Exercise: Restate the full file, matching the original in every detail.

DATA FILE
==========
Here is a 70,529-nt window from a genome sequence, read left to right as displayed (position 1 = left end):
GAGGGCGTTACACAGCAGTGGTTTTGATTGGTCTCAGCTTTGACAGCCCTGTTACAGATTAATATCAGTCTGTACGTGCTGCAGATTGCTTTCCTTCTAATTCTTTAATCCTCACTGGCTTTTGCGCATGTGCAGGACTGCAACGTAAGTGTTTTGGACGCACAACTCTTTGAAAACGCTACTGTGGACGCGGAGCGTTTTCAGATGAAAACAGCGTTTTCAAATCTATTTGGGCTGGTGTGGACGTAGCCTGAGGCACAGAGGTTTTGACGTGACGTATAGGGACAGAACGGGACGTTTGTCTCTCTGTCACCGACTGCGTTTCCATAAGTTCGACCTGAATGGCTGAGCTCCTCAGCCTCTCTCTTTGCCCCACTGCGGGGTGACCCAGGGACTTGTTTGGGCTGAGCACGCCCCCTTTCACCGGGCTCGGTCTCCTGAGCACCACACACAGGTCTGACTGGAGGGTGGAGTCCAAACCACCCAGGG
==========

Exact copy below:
Here is a 70,529-nt window from a genome sequence, read left to right as displayed (position 1 = left end):
GAGGGCGTTACACAGCAGTGGTTTTGATTGGTCTCAGCTTTGACAGCCCTGTTACAGATTAATATCAGTCTGTACGTGCTGCAGATTGCTTTCCTTCTAATTCTTTAATCCTCACTGGCTTTTGCGCATGTGCAGGACTGCAACGTAAGTGTTTTGGACGCACAACTCTTTGAAAACGCTACTGTGGACGCGGAGCGTTTTCAGATGAAAACAGCGTTTTCAAATCTATTTGGGCTGGTGTGGACGTAGCCTGAGGCACAGAGGTTTTGACGTGACGTATAGGGACAGAACGGGACGTTTGTCTCTCTGTCACCGACTGCGTTTCCATAAGTTCGACCTGAATGGCTGAGCTCCTCAGCCTCTCTCTTTGCCCCACTGCGGGGTGACCCAGGGACTTGTTTGGGCTGAGCACGCCCCCTTTCACCGGGCTCGGTCTCCTGAGCACCACACACAGGTCTGACTGGAGGGTGGAGTCCAAACCACCCAGGG